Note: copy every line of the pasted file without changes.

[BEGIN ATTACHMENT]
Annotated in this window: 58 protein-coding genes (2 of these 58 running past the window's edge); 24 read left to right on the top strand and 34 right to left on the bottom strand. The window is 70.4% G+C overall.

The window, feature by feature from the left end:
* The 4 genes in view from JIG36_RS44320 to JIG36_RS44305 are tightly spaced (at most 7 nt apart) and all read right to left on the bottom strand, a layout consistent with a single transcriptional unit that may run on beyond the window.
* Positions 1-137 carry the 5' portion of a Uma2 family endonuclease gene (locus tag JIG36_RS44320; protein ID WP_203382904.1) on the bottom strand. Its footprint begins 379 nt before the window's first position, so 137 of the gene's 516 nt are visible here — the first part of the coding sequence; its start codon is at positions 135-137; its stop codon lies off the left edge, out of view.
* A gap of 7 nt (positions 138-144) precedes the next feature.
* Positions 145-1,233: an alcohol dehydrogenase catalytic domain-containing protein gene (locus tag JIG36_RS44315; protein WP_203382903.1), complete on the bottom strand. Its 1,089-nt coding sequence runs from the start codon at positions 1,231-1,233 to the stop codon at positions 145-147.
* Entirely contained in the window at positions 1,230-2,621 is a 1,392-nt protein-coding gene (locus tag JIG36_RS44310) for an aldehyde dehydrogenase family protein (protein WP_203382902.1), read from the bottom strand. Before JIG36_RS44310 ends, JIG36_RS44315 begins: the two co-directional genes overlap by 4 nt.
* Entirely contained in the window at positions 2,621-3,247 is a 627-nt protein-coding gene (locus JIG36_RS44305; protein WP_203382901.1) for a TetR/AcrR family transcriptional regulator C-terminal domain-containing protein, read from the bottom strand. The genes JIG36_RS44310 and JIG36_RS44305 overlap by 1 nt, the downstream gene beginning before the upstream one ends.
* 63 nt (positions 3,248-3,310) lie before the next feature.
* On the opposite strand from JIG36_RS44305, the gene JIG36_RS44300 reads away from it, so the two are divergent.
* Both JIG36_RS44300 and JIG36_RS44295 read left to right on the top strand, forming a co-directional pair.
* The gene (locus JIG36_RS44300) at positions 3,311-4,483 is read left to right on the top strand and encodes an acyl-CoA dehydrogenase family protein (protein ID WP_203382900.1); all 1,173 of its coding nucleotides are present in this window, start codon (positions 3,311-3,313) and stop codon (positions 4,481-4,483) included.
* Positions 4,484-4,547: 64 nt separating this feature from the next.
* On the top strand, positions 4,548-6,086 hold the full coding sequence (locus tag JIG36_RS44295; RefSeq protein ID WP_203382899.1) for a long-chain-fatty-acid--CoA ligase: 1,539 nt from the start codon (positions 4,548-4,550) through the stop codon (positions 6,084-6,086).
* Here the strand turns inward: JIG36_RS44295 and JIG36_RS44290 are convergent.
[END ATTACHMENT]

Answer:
Annotated in this window: 58 protein-coding genes (2 of these 58 running past the window's edge); 24 read left to right on the top strand and 34 right to left on the bottom strand. The window is 70.4% G+C overall.

The window, feature by feature from the left end:
* The 4 genes in view from JIG36_RS44320 to JIG36_RS44305 are tightly spaced (at most 7 nt apart) and all read right to left on the bottom strand, a layout consistent with a single transcriptional unit that may run on beyond the window.
* Positions 1-137 carry the 5' portion of a Uma2 family endonuclease gene (locus tag JIG36_RS44320; protein ID WP_203382904.1) on the bottom strand. Its footprint begins 379 nt before the window's first position, so 137 of the gene's 516 nt are visible here — the first part of the coding sequence; its start codon is at positions 135-137; its stop codon lies off the left edge, out of view.
* A gap of 7 nt (positions 138-144) precedes the next feature.
* Positions 145-1,233: an alcohol dehydrogenase catalytic domain-containing protein gene (locus tag JIG36_RS44315; protein WP_203382903.1), complete on the bottom strand. Its 1,089-nt coding sequence runs from the start codon at positions 1,231-1,233 to the stop codon at positions 145-147.
* Entirely contained in the window at positions 1,230-2,621 is a 1,392-nt protein-coding gene (locus tag JIG36_RS44310) for an aldehyde dehydrogenase family protein (protein WP_203382902.1), read from the bottom strand. Before JIG36_RS44310 ends, JIG36_RS44315 begins: the two co-directional genes overlap by 4 nt.
* Entirely contained in the window at positions 2,621-3,247 is a 627-nt protein-coding gene (locus JIG36_RS44305; protein WP_203382901.1) for a TetR/AcrR family transcriptional regulator C-terminal domain-containing protein, read from the bottom strand. The genes JIG36_RS44310 and JIG36_RS44305 overlap by 1 nt, the downstream gene beginning before the upstream one ends.
* 63 nt (positions 3,248-3,310) lie before the next feature.
* On the opposite strand from JIG36_RS44305, the gene JIG36_RS44300 reads away from it, so the two are divergent.
* Both JIG36_RS44300 and JIG36_RS44295 read left to right on the top strand, forming a co-directional pair.
* The gene (locus JIG36_RS44300) at positions 3,311-4,483 is read left to right on the top strand and encodes an acyl-CoA dehydrogenase family protein (protein ID WP_203382900.1); all 1,173 of its coding nucleotides are present in this window, start codon (positions 3,311-3,313) and stop codon (positions 4,481-4,483) included.
* Positions 4,484-4,547: 64 nt separating this feature from the next.
* On the top strand, positions 4,548-6,086 hold the full coding sequence (locus tag JIG36_RS44295; RefSeq protein ID WP_203382899.1) for a long-chain-fatty-acid--CoA ligase: 1,539 nt from the start codon (positions 4,548-4,550) through the stop codon (positions 6,084-6,086).
* Here the strand turns inward: JIG36_RS44295 and JIG36_RS44290 are convergent.